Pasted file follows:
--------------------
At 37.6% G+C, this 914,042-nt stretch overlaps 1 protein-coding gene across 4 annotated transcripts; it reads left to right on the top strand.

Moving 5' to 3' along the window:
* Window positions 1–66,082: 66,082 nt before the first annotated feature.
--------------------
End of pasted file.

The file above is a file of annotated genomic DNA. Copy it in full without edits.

At 37.6% G+C, this 914,042-nt stretch overlaps 1 protein-coding gene across 4 annotated transcripts; it reads left to right on the top strand.

Moving 5' to 3' along the window:
* Window positions 1–66,082: 66,082 nt before the first annotated feature.